Zheng Xiaoqiong has come to be known as a “migrant worker poet”, accurate in the sense she is, or has been, both, and that a great deal of her work is informed by the life and hardships endured by Chinese migrant factory workers. “Overwhelmed by what she encountered in the hardware factory where she first found employment,” translator Eleanor Goodman writes in the introduction to In the Roar of the Machine, a recent collection of Zheng’s work, she “turned to writing as a release from emotional and psychological pressure, but also as a form of protest and witness.” But this moniker, Goodman suggests, is to pigeonhole her.
If one comes to these poems with few preconceptions, the “Chinese” label also seems misleadingly restricting, for many of them—at least, it must be noted, in translation—could have been written in the heyday of Western industrialization:
I remember this iron, iron that rusted over time
pale red or dark brown, tears in a furnace fire
or describe the current condition of underpaid assembly-line work anywhere in the world:
What you don’t know is that my name has been hidden by an employee ID
my hands become part of the assembly line, my body signed over
to a contract, my black hair is turning white, leaving noise and toil
overtime work and wages…
Zheng can also be explicitly internationalist as in this poem entitled “Industrial Age”:
At the US-owned factory Japanese machines run Brazilian mines
to produce iron pieces, Germany’s lathes shape France’s
coastline, South Korea’s shelves are filled with Italian parts
Belgium waits in a corner to make a sale, Spain and Singapore
perform inspections, Russia is loaded into a warehouse by porters …
When Zheng dives into the diverse nature of migrant labor, as does later in the poem, the terms are Chinese, but change the languages and the subject be a factory in middle-America.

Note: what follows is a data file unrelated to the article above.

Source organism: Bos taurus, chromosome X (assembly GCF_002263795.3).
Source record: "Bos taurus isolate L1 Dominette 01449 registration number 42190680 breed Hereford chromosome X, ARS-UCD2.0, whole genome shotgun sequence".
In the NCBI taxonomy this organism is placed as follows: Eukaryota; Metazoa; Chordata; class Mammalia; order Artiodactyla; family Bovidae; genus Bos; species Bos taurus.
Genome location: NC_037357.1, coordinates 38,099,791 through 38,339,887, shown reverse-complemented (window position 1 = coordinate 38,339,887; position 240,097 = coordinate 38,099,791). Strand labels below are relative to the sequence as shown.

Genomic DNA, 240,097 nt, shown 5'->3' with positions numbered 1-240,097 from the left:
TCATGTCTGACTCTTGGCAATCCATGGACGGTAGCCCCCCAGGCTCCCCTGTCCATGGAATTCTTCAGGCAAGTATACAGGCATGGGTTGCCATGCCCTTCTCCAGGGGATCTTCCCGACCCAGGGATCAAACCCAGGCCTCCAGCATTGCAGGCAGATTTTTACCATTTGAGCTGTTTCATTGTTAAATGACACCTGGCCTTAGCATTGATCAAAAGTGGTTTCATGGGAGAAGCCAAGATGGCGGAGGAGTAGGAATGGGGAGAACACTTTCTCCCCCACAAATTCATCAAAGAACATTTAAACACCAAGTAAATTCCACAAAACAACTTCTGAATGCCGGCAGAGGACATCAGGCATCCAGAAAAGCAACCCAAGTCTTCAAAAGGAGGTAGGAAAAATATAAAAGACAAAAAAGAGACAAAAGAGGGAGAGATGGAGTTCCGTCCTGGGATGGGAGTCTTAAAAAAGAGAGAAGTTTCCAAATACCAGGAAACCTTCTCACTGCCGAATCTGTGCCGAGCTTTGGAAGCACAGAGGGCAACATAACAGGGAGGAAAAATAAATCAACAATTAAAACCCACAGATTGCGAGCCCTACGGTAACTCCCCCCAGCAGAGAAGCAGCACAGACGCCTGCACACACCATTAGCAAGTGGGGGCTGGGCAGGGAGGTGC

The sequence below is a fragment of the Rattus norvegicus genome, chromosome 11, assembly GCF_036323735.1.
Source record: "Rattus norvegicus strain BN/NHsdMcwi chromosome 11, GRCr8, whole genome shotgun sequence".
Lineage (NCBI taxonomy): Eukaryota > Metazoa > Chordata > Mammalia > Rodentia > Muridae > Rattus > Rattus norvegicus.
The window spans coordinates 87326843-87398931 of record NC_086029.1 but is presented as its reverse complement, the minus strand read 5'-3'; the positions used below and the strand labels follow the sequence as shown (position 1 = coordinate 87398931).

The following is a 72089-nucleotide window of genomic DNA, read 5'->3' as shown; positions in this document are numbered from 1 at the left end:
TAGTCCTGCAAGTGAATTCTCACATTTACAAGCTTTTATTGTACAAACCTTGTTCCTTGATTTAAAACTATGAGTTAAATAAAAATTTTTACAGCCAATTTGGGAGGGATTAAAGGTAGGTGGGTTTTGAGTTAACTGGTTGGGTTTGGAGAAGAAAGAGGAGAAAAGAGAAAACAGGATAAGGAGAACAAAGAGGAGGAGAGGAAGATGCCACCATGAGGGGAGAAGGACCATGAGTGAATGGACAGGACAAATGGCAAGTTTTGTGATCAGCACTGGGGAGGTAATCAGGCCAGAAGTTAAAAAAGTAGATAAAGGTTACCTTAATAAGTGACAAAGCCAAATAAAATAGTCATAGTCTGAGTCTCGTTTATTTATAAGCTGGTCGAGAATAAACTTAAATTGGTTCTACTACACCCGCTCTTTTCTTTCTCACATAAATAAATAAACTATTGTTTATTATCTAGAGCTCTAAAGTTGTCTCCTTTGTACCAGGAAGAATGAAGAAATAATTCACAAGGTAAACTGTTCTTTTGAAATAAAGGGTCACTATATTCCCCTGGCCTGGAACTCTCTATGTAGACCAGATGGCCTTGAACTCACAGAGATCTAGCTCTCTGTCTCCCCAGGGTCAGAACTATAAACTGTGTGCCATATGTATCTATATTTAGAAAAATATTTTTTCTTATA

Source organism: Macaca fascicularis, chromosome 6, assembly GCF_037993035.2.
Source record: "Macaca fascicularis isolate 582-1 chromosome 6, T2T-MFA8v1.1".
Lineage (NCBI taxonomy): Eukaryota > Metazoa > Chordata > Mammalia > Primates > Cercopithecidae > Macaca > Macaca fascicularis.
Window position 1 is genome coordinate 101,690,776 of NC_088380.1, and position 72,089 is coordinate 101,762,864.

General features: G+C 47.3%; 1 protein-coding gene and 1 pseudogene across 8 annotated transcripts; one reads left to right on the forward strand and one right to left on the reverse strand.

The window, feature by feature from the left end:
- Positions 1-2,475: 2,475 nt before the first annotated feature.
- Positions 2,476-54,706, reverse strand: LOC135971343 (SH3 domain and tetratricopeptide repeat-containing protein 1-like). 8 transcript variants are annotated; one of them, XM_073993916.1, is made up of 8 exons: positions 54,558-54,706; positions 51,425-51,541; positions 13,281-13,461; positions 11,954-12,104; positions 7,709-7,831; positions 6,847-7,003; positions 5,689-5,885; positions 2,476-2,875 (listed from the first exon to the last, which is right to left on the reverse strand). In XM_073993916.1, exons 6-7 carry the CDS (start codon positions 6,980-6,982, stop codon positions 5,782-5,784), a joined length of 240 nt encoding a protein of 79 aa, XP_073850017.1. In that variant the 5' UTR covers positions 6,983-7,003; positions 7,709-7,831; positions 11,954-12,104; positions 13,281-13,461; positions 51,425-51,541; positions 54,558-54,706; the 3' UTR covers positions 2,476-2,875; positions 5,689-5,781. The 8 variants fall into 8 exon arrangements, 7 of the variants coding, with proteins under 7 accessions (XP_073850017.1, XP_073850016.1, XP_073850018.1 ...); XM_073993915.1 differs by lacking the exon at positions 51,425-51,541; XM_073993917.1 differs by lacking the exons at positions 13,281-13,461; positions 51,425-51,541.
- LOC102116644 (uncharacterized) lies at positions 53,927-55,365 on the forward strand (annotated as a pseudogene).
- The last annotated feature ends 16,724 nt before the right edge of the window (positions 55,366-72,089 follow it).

… my Sichuan dialect is a bit old-fashioned,
the Xiangxi dialect
is even harder to understand, Fujian’s Hokkien can chat with Taiwanese
Hong Kong’s Cantonese is a mere stop along the way …
The collection includes poems that delve and extend into other subjects: poetry itself, language, emotion, life, people, nature:
No one will remember this bleak Rose Courtyard
its tranquil beauty hurts me, in this mortal afternoon
the past flows on like a river, and the five girls
who never met love are wretched in the wind
These poems are more specifically Chinese in imagery and reference, “replete,” writes Goodman, “with classical literary allusions and historical references, and often read like extended allegories or even fairytales,” not that knowledge of these allusions and references is necessary to appreciate the poems. Even here, though, the industrial world often enters.
Most of the poems in the collection are short, about a page in length, although a couple are extended works of ten pages or so. That the poetry seems entirely at home in English is a testament to Goodman’s skill not just as a translator but also as a poet. The question this raises as to what one is actually reading doesn’t seem terribly relevant when faced with the words on the page: the poetry stands by itself. It is without exception accessible: clear, powerful and to the point, making effective use of repetition
The fluorescent lights are lit, the buildings are lit, the machines are lit
exhaustion is lit, the blueprints are lit…
cooling off, in a heating bath
carving characters, labelling …
In the Roar of the Machine is, for people who don’t read poetry on a regular basis, a reminder of why one perhaps should.